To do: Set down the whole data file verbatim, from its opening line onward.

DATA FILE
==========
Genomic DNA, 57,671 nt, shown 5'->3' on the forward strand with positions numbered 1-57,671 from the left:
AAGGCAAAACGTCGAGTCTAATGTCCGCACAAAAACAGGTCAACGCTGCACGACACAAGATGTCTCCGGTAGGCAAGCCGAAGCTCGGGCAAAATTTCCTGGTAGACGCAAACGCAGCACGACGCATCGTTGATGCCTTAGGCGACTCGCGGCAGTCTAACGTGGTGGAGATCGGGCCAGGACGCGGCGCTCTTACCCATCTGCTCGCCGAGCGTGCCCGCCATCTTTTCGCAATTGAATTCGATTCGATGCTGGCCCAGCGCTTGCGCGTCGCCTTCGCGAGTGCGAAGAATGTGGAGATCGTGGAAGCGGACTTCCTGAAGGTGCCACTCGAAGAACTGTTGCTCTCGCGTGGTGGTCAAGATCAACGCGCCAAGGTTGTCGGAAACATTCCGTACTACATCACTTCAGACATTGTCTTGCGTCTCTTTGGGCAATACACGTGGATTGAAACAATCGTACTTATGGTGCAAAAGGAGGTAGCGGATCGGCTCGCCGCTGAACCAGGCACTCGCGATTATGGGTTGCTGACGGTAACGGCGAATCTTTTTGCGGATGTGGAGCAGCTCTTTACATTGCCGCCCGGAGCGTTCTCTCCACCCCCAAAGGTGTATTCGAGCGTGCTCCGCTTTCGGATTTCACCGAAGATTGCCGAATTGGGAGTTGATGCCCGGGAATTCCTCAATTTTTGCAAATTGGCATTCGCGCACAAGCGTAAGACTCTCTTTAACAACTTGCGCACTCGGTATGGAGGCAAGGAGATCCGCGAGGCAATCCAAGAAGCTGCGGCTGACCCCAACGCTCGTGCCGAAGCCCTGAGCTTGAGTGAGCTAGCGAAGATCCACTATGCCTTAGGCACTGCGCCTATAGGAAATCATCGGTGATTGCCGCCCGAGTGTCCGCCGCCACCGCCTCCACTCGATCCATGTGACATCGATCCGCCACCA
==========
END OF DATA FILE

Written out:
Genomic DNA, 57,671 nt, shown 5'->3' on the forward strand with positions numbered 1-57,671 from the left:
AAGGCAAAACGTCGAGTCTAATGTCCGCACAAAAACAGGTCAACGCTGCACGACACAAGATGTCTCCGGTAGGCAAGCCGAAGCTCGGGCAAAATTTCCTGGTAGACGCAAACGCAGCACGACGCATCGTTGATGCCTTAGGCGACTCGCGGCAGTCTAACGTGGTGGAGATCGGGCCAGGACGCGGCGCTCTTACCCATCTGCTCGCCGAGCGTGCCCGCCATCTTTTCGCAATTGAATTCGATTCGATGCTGGCCCAGCGCTTGCGCGTCGCCTTCGCGAGTGCGAAGAATGTGGAGATCGTGGAAGCGGACTTCCTGAAGGTGCCACTCGAAGAACTGTTGCTCTCGCGTGGTGGTCAAGATCAACGCGCCAAGGTTGTCGGAAACATTCCGTACTACATCACTTCAGACATTGTCTTGCGTCTCTTTGGGCAATACACGTGGATTGAAACAATCGTACTTATGGTGCAAAAGGAGGTAGCGGATCGGCTCGCCGCTGAACCAGGCACTCGCGATTATGGGTTGCTGACGGTAACGGCGAATCTTTTTGCGGATGTGGAGCAGCTCTTTACATTGCCGCCCGGAGCGTTCTCTCCACCCCCAAAGGTGTATTCGAGCGTGCTCCGCTTTCGGATTTCACCGAAGATTGCCGAATTGGGAGTTGATGCCCGGGAATTCCTCAATTTTTGCAAATTGGCATTCGCGCACAAGCGTAAGACTCTCTTTAACAACTTGCGCACTCGGTATGGAGGCAAGGAGATCCGCGAGGCAATCCAAGAAGCTGCGGCTGACCCCAACGCTCGTGCCGAAGCCCTGAGCTTGAGTGAGCTAGCGAAGATCCACTATGCCTTAGGCACTGCGCCTATAGGAAATCATCGGTGATTGCCGCCCGAGTGTCCGCCGCCACCGCCTCCACTCGATCCATGTGACATCGATCCGCCACCA